Retirement often gives people the opportunity to fully pursue their passions and interests. For example, 67-year-old Tom "Hunts" Hunsicker enjoys dressing up as a turtle and playing the bongos.
At FirstEnergy Stadium, home of the Double-A Reading Fightin Phils, Hunsicker has logged more than 1,000 performances as mascot Change-Up the Turtle. While assuming this reptilian alter-ego -- as he has done for nearly two decades -- Hunsicker can be found doling out high-fives, signing autographs and serving as a supplementary percussionist in the five-member Fightin Phils Mascot Band.
"It never makes any sense to me why I do what I do," he said prior to last Wednesday's ballgame. "I always loved the [Phillie] Phanatic. And acting crazy with the [mascot] head on, it's a lot better than making a fool of yourself not with the head on."
Hunsicker does what he does, in large part, because it keeps him close to his two sons. Scott secured an internship with the Eastern League club in 1992 and is now in his 11th season as general manager. Scott's younger brother, Todd, currently serves as the team's director of educational programs, music and game presentation. Todd also moonlights as Quack the Duck, playing rhythm guitar and singing alongside his turtle-costumed father in the aforementioned mascot band.
"When Scott first started working here, my wife and I were living down in Conshy [Conshohocken] and Roxborough," said Hunsicker, referencing a pair of Philadelphia-area neighborhoods. "When the summers came, unless we came to a game, we didn't see him."
During this time, Hunsicker drove a bread delivery truck for Stroehmann's Bakeries. Scott, also speaking prior to Wednesday's game, said this was a job his father "wasn't too enamored with."
"It was a good job," Scott continued. "It sent me and my brother to college. But he didn't love it, which is a huge reason I ended up here [with the Reading Fightin Phils]. He said 'Just take the job. Who cares how much it pays? Just do it.'
"So fast-forward to a couple years after I was here. We were going to go from one mascot [Screwball] to more than one mascot. And I was having that conversation with my Dad, and he was like 'Dude! I want to be a mascot!'"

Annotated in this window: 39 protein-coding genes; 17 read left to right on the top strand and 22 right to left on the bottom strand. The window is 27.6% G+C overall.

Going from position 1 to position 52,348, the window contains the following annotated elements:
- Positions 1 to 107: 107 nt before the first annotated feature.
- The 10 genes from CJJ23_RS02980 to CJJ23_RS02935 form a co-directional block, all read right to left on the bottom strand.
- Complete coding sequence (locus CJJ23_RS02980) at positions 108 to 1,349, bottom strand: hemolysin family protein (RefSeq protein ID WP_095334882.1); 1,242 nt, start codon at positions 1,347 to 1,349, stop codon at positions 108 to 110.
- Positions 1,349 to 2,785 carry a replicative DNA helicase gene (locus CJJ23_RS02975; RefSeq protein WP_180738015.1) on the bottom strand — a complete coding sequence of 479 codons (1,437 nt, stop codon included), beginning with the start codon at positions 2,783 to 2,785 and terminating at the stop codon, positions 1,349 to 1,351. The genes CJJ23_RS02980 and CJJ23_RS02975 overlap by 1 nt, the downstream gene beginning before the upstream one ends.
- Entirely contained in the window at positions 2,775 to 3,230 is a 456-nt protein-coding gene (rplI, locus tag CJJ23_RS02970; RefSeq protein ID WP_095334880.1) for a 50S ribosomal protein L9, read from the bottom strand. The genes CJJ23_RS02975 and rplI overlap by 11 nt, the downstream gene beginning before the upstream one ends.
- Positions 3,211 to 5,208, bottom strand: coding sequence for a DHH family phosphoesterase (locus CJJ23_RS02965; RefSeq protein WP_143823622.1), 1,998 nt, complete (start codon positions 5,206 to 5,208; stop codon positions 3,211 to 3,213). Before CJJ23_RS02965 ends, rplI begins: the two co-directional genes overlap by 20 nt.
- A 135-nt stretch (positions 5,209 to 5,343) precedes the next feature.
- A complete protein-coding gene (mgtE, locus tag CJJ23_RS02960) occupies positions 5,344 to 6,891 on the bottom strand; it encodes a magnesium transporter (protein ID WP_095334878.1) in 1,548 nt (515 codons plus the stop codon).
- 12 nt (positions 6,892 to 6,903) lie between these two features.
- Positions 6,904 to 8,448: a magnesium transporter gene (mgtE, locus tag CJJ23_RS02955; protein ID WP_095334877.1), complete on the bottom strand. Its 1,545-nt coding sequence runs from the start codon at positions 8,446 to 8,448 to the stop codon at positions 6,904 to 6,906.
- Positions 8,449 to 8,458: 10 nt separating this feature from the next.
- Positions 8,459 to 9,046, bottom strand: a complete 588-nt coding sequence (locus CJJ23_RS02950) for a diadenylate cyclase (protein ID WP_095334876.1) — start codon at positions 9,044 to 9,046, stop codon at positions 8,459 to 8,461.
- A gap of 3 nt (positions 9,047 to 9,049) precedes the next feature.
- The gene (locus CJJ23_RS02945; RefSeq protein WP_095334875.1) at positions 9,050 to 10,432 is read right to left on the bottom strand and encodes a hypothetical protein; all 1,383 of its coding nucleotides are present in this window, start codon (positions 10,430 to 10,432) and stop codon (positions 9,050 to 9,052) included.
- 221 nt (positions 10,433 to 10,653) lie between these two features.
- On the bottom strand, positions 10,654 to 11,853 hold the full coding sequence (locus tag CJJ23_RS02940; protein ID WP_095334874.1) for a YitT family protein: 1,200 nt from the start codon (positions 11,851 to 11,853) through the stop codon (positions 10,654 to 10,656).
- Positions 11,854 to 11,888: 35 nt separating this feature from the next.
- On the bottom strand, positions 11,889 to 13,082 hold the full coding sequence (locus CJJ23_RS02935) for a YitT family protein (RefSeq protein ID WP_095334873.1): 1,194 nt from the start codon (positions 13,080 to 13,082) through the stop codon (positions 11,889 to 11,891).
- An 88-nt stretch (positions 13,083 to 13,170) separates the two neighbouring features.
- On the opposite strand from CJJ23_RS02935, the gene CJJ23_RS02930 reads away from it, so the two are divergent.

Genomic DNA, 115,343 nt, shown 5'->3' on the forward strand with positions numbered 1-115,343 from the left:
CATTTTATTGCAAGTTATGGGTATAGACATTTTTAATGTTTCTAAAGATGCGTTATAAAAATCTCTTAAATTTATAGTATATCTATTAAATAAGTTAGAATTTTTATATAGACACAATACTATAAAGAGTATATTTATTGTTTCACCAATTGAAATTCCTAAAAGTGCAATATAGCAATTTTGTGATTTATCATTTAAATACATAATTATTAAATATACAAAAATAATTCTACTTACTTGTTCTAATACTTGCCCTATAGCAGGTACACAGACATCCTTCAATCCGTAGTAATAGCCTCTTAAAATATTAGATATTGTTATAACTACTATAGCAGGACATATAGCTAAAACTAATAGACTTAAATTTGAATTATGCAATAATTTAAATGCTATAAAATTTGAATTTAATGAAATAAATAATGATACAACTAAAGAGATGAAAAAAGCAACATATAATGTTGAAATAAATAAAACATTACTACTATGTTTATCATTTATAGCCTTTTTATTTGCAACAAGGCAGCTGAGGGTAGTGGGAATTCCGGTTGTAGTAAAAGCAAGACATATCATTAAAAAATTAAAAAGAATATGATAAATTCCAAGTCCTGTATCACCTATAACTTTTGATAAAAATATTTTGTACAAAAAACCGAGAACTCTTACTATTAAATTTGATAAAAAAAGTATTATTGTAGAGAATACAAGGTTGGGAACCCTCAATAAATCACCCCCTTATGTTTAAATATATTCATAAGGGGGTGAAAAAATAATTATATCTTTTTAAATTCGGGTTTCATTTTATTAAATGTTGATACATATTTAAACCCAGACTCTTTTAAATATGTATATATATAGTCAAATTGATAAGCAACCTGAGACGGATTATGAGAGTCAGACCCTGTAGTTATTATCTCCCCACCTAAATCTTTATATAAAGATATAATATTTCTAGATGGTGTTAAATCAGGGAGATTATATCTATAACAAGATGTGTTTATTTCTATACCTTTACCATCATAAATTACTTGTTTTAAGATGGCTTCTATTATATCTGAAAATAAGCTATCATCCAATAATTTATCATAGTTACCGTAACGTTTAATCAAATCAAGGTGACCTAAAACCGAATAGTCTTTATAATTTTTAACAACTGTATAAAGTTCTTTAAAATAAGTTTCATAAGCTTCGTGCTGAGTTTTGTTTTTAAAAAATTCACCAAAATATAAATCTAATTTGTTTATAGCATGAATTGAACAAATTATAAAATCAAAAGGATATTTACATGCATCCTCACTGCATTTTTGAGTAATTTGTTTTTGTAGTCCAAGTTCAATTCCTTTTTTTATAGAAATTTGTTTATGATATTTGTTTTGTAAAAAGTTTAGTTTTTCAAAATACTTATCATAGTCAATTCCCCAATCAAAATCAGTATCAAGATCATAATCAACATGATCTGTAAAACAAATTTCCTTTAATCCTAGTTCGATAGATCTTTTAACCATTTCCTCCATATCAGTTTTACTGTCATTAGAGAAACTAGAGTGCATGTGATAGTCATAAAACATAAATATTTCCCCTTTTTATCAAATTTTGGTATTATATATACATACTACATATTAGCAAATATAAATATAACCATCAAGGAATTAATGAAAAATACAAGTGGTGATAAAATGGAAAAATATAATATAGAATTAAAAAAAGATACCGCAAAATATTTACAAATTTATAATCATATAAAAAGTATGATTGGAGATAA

Hunsickers, from left to right: Fightin Phils GM Scott; Tom (Change-Up the Turtle); Todd (Quack the Duck)
Hunsicker was in his late 40s at this point, hardly a typical age for one to begin a mascot career. He'd begin work at the bread plant at 2 a.m., sleep for a few hours after making his deliveries, drive to the ballpark, don the mascot suit, return home, take a quick nap and then do it all over again. He credits his long tenure as a delivery driver with giving him the requisite stamina to don a mascot suit, especially at such an advanced age.
"It could've been 25 years riding in a hot Stroehmann's truck with the windows up, in North Philly," said Hunsicker. "I think if I had been sitting at a desk in an air-conditioned office, I wouldn't have gotten used to being a mascot -- as adept at it."
2017 Road Trip
But adept he was, and remains. He retired from Stroehmann's over a decade ago but is still going strong as a mascot performer.
"It's pretty easy, in my opinion, to interact with the fans and stuff like that," he said. "I have signature moves that I use. I like to find the oldest lady I can possibly find, kiss her hand. I run into poles and things like that. And just try to see every person possible. ... No matter how long it takes. No matter how hot you are. Never leave, never turn down an autograph."
Hunsicker has suited up as a variety of characters in the Fightin Phils' mascot stable through the years, but Change-Up the Turtle remains his go-to costume.
"As I got older they'd stick me in Change-Up. I ended up buying my own suit, because of other people's sweat. That's the main reason," he said. "And I've been playing bongos in the mascot band for only one year less than I've been a mascot. I get to play with Todd, he plays rhythm guitar and sings dressed as the duck. We're definitely garage band-style."
Hunsicker said that, all these years later, he takes "pride that I can still do it and have fun doing it." He's doing it this season -- his 19th with the club -- despite undergoing knee replacement surgery this past March.
"I feel like they're paying me to go to the gym. This is my gym," he said, adding that he'd like to work as a mascot past the age of 70 "if I possibly can."
"There's a pleasure seeing the eyes of a kid, a kid that you wave at specifically. Pointing them out, waving at them, coming back to them when they call you. Where else can you get a feeling like that? Pure joy.
"It's great, it's fun and it's been worth every bead of sweat. Every bead of sweat."